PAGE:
Eight-Hour Continuous Normothermic Ex Vivo Kidney Perfusion Is a Safe Preservation Technique for Kidney Transplantation: A New Opportunity for the Storage, Assessment, and Repair of Kidney Grafts


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Abstract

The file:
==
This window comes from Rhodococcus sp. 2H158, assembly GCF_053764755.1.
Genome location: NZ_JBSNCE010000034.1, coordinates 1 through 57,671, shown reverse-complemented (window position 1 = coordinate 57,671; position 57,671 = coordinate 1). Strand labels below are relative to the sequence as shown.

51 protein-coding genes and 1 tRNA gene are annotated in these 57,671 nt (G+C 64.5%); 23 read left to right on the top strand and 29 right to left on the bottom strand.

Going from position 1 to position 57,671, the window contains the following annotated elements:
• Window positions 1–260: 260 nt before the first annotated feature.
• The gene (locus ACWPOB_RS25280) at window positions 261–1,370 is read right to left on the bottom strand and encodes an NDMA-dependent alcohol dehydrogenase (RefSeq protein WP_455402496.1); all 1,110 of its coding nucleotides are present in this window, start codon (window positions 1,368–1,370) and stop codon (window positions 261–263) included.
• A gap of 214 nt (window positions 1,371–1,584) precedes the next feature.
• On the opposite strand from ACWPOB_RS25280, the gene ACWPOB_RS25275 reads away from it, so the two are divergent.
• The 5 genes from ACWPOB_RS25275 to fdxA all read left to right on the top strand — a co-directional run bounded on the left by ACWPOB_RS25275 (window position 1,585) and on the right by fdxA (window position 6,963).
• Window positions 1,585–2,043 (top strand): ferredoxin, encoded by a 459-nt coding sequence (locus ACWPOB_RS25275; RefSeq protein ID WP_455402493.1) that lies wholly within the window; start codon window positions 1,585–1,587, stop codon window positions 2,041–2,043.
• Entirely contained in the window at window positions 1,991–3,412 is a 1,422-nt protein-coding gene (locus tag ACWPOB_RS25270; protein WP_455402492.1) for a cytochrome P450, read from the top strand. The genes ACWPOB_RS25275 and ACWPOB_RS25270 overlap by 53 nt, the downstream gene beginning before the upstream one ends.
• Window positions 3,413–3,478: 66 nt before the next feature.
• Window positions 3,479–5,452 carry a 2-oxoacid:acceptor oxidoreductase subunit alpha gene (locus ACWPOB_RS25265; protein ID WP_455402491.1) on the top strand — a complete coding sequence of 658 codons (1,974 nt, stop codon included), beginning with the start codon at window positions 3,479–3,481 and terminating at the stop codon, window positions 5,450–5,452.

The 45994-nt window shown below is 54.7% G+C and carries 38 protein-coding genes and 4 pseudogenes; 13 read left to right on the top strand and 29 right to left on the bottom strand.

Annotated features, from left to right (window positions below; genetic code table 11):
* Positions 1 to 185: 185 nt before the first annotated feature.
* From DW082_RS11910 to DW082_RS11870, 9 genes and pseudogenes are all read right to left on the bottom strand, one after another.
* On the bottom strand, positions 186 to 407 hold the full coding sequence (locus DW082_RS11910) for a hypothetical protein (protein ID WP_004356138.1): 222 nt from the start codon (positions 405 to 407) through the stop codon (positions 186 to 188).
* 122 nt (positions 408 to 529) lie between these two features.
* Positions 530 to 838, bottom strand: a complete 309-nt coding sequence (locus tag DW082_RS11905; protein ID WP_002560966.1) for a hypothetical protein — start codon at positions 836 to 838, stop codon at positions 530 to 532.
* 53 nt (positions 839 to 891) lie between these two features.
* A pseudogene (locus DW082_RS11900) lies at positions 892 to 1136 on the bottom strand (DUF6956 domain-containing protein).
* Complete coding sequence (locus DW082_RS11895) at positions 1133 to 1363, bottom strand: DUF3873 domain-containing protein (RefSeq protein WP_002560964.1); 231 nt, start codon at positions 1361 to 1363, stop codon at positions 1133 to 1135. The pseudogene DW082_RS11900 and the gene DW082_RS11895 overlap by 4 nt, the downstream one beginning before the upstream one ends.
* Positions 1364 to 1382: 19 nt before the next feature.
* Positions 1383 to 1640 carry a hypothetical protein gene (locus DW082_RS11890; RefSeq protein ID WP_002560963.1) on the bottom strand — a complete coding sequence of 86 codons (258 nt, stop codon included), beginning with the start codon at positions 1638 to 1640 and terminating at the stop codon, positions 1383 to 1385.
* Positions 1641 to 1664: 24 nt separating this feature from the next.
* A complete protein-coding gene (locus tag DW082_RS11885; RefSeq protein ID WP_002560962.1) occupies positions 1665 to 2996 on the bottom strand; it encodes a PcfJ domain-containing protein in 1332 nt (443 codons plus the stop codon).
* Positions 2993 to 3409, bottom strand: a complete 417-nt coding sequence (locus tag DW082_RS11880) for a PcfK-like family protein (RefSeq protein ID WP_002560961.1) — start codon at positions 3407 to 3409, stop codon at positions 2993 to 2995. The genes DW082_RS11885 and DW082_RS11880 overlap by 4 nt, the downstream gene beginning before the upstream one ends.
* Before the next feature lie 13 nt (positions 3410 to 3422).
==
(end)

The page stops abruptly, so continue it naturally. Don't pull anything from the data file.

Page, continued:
BackgroundHypothermic kidney storage causes preservation injury and is poorly tolerated by renal grafts. We investigated whether static cold storage (SCS) can be safely replaced with a novel technique of pressure-controlled normothermic ex vivo kidney perfusion (NEVKP) in heart-beating donor kidney transplantation.MethodsRight kidneys were removed from 30 kg Yorkshire pigs in a model of heart-beating donation and either preserved in cold histidine-tryptophan-ketoglutarate solution for 8 hours (n = 5), or subjected to 8 hours of pressure-controlled NEVKP (n = 5) followed by renal heterotopic autotransplantation.ResultsDuring NEVKP, physiologic perfusion conditions were maintained with low intrarenal resistance and normal electrolyte and pH parameters. Aspartate aminotransferase and lactate dehydrogenase as injury markers were below the detectable analyzer range (<4 and <100 U/L, respectively). Perfusate lactate concentration decreased from baseline until the end of perfusion (10.38 ± 0.76 mmol/L vs 1.22 ± 0.26 mmol/L; P < 0.001). Posttransplantation, animals transplanted with NEVKP versus SCS grafts demonstrated similar serum creatinine peak levels (NEVKP, 2.0 ± 0.5 vs SCS 2.7 ± 0.7 mg/dL; P = 0.11) and creatinine clearance on day 10 (NEVKP, 65.9 ± 18.8 mL/min vs SCS 61.2 ± 15.6 mL/min; P = 0.74). After 10 days of follow-up, animals transplanted with NEVKP grafts had serum creatinine and blood urea nitrogen values comparable to their basal levels (P = 0.49 and P = 0.59), whereas animals transplanted with SCS grafts had persistently elevated serum creatinine and blood urea nitrogen when compared with basal levels (P = 0.01 and P = 0.03).ConclusionsContinuous pressure-controlled NEVKP is feasible and safe in good quality heart-beating donor kidney grafts. It maintains a physiologic environment and excellent graft function ex vivo during preservation without causing graft injury.

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